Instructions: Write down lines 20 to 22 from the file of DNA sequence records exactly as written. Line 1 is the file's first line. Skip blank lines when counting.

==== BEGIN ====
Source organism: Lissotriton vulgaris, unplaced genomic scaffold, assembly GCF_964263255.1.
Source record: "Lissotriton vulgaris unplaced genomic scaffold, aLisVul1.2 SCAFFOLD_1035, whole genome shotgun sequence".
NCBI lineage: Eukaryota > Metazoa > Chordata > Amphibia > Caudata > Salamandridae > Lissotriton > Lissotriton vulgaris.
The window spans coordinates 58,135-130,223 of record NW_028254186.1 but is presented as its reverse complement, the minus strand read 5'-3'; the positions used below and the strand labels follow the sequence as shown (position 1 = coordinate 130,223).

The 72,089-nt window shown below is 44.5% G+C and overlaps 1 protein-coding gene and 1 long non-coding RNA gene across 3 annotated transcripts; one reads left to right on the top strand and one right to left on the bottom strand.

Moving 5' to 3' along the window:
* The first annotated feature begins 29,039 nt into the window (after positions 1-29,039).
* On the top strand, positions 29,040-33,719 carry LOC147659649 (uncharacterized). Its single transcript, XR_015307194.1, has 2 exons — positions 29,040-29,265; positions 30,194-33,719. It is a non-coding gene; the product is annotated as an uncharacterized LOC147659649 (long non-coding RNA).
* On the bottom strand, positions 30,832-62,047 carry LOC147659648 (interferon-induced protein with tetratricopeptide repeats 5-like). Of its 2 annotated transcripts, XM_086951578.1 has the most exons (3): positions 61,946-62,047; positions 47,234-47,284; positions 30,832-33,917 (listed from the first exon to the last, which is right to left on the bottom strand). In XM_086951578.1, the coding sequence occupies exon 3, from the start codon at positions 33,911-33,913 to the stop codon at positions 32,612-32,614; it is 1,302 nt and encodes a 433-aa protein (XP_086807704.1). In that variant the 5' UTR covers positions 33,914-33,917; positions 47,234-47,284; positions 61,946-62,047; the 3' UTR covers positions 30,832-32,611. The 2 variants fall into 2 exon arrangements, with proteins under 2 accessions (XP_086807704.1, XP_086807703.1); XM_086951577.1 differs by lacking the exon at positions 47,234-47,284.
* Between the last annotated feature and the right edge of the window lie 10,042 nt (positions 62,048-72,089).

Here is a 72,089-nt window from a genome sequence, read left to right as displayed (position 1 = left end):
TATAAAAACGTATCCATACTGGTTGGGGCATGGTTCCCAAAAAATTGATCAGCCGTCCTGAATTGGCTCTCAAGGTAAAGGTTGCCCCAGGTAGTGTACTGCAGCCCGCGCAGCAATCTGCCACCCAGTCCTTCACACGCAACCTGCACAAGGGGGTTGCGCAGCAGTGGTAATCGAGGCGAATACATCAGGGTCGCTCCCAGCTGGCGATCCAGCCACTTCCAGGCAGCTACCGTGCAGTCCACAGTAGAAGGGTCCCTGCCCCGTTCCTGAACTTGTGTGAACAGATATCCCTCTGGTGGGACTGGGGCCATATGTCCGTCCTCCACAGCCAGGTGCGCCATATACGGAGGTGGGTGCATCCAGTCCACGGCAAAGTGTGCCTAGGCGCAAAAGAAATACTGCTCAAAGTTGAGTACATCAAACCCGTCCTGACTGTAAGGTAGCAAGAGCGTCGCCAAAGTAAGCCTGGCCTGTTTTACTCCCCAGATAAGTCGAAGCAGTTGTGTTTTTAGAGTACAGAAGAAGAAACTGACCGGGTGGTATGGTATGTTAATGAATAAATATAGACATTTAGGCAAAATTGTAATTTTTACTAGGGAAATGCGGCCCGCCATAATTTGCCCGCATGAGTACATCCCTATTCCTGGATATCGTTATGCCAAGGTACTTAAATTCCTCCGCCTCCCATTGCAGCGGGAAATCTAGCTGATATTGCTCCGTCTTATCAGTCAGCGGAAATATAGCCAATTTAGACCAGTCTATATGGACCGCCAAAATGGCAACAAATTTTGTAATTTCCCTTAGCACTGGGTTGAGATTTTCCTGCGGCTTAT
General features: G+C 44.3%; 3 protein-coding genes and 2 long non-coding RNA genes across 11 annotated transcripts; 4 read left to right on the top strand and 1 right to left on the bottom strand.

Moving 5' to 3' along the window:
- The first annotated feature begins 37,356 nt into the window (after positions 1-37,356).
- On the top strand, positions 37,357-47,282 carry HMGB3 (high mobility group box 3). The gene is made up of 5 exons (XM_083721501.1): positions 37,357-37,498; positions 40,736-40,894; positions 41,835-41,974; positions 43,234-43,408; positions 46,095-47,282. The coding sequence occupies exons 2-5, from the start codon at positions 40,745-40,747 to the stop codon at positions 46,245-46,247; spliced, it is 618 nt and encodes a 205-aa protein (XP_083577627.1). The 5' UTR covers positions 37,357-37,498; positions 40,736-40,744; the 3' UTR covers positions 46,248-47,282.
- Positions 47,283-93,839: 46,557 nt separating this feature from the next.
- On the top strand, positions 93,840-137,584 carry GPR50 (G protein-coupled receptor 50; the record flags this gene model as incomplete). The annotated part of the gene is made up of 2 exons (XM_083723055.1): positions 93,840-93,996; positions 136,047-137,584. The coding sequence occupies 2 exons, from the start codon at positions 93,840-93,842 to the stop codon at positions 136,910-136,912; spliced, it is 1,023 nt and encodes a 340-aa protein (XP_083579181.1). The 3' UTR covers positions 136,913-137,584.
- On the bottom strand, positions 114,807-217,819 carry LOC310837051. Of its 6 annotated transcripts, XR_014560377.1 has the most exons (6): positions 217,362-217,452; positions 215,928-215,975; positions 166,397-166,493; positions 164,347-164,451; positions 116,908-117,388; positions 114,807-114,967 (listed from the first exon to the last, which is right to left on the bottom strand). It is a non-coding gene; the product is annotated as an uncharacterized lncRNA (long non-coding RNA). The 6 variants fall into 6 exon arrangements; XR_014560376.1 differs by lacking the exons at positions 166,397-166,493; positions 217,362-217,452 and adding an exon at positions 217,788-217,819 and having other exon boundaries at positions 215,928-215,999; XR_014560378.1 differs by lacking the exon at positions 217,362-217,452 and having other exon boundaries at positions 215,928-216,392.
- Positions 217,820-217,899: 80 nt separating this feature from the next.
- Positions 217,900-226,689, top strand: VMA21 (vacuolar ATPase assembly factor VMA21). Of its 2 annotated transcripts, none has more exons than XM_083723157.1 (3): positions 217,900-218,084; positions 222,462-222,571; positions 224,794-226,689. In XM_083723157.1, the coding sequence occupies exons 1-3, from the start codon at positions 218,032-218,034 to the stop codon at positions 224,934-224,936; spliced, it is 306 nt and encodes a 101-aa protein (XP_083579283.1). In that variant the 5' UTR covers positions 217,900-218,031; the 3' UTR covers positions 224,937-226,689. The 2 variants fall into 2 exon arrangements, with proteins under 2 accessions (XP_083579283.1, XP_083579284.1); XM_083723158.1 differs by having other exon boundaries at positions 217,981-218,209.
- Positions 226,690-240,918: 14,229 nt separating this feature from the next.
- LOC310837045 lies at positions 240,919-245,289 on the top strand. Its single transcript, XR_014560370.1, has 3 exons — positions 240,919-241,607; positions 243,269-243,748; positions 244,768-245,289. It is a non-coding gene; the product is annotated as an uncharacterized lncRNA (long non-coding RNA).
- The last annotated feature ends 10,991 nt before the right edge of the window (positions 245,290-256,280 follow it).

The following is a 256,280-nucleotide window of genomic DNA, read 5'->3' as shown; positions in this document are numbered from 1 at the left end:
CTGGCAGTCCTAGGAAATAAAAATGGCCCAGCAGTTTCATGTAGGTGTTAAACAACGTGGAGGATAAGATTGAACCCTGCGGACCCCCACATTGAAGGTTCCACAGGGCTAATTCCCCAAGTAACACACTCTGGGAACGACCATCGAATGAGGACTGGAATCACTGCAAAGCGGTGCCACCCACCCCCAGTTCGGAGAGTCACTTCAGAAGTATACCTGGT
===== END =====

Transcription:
- Positions 217,820-217,899: 80 nt separating this feature from the next.
- Positions 217,900-226,689, top strand: VMA21 (vacuolar ATPase assembly factor VMA21). Of its 2 annotated transcripts, none has more exons than XM_083723157.1 (3): positions 217,900-218,084; positions 222,462-222,571; positions 224,794-226,689. In XM_083723157.1, the coding sequence occupies exons 1-3, from the start codon at positions 218,032-218,034 to the stop codon at positions 224,934-224,936; spliced, it is 306 nt and encodes a 101-aa protein (XP_083579283.1). In that variant the 5' UTR covers positions 217,900-218,031; the 3' UTR covers positions 224,937-226,689. The 2 variants fall into 2 exon arrangements, with proteins under 2 accessions (XP_083579283.1, XP_083579284.1); XM_083723158.1 differs by having other exon boundaries at positions 217,981-218,209.
- Positions 226,690-240,918: 14,229 nt separating this feature from the next.